A resume should showcase your experience. If you think you have no experience, think again. Have you done any volunteer work? Have you performed any odd jobs, such as babysitting, dog walking, snow shoveling, or lawn care? These are all things you can list on your resume in the experience section. These small jobs and volunteer work show you have initiative and are willing and able to work.
If you really don’t have any experience, focus on going into more detail about your high school career in the education section of your resume. List any honors or AP classes you took and any other classes that are unique and/or relevant to the job or career you’re interested in. List all the organizations, sports, and activities you were involved in, highlighting any leadership positions you held. Don’t forget to also include any awards or special recognition you received during high school.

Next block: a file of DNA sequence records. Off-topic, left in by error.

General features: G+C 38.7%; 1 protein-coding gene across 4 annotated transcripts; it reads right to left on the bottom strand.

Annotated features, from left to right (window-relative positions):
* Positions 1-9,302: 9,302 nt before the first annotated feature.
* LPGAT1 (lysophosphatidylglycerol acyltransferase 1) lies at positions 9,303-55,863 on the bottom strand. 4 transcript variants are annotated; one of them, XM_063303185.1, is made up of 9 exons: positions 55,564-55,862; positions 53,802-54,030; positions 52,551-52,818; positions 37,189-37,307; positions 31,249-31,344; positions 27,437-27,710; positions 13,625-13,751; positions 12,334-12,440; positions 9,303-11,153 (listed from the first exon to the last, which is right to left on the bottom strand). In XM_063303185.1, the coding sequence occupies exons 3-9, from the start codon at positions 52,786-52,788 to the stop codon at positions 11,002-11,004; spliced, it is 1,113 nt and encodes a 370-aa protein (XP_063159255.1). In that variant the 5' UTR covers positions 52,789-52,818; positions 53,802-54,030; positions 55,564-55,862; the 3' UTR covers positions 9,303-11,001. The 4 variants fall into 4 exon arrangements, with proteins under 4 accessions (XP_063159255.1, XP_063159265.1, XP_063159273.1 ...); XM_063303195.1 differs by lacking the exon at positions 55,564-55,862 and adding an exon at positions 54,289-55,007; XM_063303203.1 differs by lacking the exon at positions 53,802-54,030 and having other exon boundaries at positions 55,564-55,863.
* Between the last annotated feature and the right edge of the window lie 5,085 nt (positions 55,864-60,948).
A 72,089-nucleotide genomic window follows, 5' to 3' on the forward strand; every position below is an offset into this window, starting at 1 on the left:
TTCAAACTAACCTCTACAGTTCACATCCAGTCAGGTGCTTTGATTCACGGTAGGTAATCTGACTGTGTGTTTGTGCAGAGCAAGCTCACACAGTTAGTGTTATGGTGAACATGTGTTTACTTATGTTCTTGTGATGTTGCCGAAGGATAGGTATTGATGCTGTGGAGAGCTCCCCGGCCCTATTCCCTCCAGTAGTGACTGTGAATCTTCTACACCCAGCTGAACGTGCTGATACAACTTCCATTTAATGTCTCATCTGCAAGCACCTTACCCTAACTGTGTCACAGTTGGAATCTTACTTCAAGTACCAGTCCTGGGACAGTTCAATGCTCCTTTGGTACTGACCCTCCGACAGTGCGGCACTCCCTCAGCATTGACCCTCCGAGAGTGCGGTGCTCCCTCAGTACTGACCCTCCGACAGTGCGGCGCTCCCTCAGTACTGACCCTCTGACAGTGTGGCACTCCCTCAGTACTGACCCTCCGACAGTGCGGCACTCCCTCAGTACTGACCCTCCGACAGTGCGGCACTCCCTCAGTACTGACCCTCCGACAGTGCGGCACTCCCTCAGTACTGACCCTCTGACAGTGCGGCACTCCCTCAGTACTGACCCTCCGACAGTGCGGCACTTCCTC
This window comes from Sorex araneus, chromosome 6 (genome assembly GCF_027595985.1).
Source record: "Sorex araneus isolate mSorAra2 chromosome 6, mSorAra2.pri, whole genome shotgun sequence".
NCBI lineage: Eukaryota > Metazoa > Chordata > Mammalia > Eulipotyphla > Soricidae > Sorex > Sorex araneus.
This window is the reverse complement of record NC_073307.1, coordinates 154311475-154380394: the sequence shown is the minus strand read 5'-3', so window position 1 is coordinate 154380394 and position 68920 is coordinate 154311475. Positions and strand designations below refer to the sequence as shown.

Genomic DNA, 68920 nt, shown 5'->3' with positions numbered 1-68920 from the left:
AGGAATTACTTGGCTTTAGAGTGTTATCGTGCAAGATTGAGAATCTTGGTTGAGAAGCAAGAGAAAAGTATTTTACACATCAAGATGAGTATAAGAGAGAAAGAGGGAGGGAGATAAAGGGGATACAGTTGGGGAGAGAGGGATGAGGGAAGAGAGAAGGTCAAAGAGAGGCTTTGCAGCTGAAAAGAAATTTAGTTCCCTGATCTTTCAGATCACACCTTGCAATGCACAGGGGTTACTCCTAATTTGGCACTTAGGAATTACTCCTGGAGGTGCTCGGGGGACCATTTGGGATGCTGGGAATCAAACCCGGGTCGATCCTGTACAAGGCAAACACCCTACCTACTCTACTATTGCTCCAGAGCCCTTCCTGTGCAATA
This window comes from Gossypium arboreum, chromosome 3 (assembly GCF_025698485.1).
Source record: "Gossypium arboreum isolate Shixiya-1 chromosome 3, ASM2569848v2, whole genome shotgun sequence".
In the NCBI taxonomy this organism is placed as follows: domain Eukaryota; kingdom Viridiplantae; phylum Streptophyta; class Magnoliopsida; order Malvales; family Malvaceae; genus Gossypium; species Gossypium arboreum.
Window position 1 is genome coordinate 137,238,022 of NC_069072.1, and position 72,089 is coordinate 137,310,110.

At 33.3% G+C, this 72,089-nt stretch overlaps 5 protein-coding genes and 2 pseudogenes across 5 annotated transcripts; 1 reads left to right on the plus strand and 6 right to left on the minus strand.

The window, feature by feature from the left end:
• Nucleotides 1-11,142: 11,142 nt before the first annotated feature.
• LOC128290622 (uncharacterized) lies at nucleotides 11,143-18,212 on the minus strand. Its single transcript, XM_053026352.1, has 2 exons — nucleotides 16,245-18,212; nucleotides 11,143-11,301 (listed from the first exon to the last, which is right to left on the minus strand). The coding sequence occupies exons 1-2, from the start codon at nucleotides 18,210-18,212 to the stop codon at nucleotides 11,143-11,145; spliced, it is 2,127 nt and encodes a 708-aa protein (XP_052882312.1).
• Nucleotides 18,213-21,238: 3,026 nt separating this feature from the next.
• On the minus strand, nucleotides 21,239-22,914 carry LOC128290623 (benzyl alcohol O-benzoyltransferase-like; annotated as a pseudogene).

A resume should also showcase your skills. Because your experience section might be a bit lacking when compared to a traditional resume, it’s important to build a thorough skills section. Here you should list all of your relevant skills and abilities, such as computer programs you’re familiar with, and personal characteristics that are important in any workplace, such as leadership skills, communication skills, an eye for detail, and being a fast learner.